PS: Mars, on the safe side, you should not have contaminated tools in a solution or bin right next to your autoclave. Think in a process of left to right or right to left, from dirty to clean/clean to dirty.

    Stuff like all this makes me excited and scared for the news of if I get accepted to the Sterile Supply Processing course that I want to take at college.

    Sunday, August 2, 2009 at 5:51 am | Permalink
  9. Camille wrote:

    *delurking* I’m a medical student and while I find the pictures you put up really gross, I feel that I have to defend my future profession a little bit. While still gross, the scissors in the “clean” bin are just that – “clean”. Not sterile, just clean. So they should not be used in a situation where sterile scissors should be used. Sterile stuff only comes in wrapped packages. We are taught at great lengths about the importance of not cross contaminating at school as well as to wash our hands before AND after every patient encounter to protect the patient. That being said, certain doctors seem to think they are above sickness somehow and act irresponsibly. But really, all you have to do is look at how intensively surgeons scrub in to surgeries to see that cleanliness is clearly a top priority.

    I have a question now, since I don’t know that much about the actual process of tattooing : do tattoo artists use sterile gloves while performing a tattoo? And if not, how come?

    I hope you all have a bit more confidence in the medical system… I know its not perfect, but I’m working 10+ hours a day with residents working 12+ hours a day who really truly do care a lot about everyone’s health!

    Monday, August 3, 2009 at 4:00 am | Permalink
  10. Kathryn wrote:

    I have a severe intolerance to alcohol (according to an allergist, you cannot be ‘allergic’ to alcohol, but I’d sure like to make a case about it) when I come into contact with rubbing alcohol or anything similar, I break out in a rash and have difficulty breathing/speaking. (think about that, anything with alcohol in it and I almost die – fabric softener, perfumes, colognes, hair spray, conditioner, dish detergent, and the best one of all, hand sanitizer) I went into a local shop to get pierced, and had options to have my skin cleaned. The piercer barely even stopped to wonder what to do, and already had my lip ready.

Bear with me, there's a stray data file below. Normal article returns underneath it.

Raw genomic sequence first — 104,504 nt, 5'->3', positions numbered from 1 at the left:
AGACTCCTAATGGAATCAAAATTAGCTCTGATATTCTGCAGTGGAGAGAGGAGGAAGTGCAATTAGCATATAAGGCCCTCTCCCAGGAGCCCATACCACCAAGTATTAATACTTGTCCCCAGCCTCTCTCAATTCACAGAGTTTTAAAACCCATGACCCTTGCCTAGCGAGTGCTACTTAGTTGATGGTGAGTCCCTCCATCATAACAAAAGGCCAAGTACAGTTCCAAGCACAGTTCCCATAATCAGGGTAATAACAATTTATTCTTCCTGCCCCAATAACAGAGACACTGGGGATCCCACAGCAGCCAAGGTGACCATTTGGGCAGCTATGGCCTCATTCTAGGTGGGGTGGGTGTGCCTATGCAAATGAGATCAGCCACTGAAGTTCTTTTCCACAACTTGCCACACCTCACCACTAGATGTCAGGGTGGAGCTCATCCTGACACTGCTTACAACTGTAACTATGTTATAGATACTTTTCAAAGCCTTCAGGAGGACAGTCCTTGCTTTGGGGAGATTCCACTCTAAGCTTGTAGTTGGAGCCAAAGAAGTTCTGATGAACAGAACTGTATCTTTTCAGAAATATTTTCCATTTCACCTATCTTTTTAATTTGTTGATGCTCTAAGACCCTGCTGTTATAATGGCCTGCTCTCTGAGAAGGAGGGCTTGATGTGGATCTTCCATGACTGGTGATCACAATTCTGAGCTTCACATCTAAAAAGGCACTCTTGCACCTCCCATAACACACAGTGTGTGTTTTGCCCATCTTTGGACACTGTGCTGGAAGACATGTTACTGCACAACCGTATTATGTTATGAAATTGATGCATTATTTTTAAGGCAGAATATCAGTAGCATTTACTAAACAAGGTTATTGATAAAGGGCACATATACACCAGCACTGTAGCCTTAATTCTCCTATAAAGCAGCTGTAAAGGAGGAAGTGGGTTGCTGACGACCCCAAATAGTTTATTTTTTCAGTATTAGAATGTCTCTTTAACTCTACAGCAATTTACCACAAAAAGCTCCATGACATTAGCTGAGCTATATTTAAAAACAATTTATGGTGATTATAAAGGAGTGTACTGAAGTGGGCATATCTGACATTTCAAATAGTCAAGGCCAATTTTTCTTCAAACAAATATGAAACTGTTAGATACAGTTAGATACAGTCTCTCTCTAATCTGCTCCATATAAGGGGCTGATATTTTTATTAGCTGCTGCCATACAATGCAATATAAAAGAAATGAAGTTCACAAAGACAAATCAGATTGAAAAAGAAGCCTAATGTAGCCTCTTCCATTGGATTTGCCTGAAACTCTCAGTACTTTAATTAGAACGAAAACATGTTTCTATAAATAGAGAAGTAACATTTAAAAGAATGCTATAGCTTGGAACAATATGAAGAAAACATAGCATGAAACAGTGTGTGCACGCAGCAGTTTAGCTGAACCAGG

I went to the hospital less than a month later because of an unrelated allergic reaction and was treated like I had three heads for not being able to use their alcohol wipes to clean my arm for an IV. They ended up using Saline to ‘clean’ it.
    On another hospital visit where I had to re-specify not to use alcohol around me, I had a nurse clean my thigh with an alcohol wipe. When I reminded her about my allergy she started wiping it off with a tissue. I had to tell her to get soap and water to TRY to minimize the effect. She got the hand soapy paper towel, blotted my thigh, didn’t wipe the soap away, and stuck me with the needle. I fell off the gurney I was in so much pain… but she’d already walked away from me at that point and didn’t turn around. Nice, eh?

    tatt/piercing shops 1
    hospitals -1

    Monday, August 3, 2009 at 11:41 pm | Permalink
  11. Tiffany wrote:

    You think that’s bad? You should see some of the truely horrifying things I’ve seen in vets offices. Yikes. Ever seen a severed leg laying in a sink for 7 hours? How about pills stored on a very dusty windowsill in full sunlight in just plastic baggies? Meds that say ‘must refergerate’ on them sitting on a counter all day and then dispensed…

    Wednesday, August 5, 2009 at 9:56 pm | Permalink
Wow Shannon, that's really annoying! What is it, 1997 on Geocities? Retroweb is NOT cool!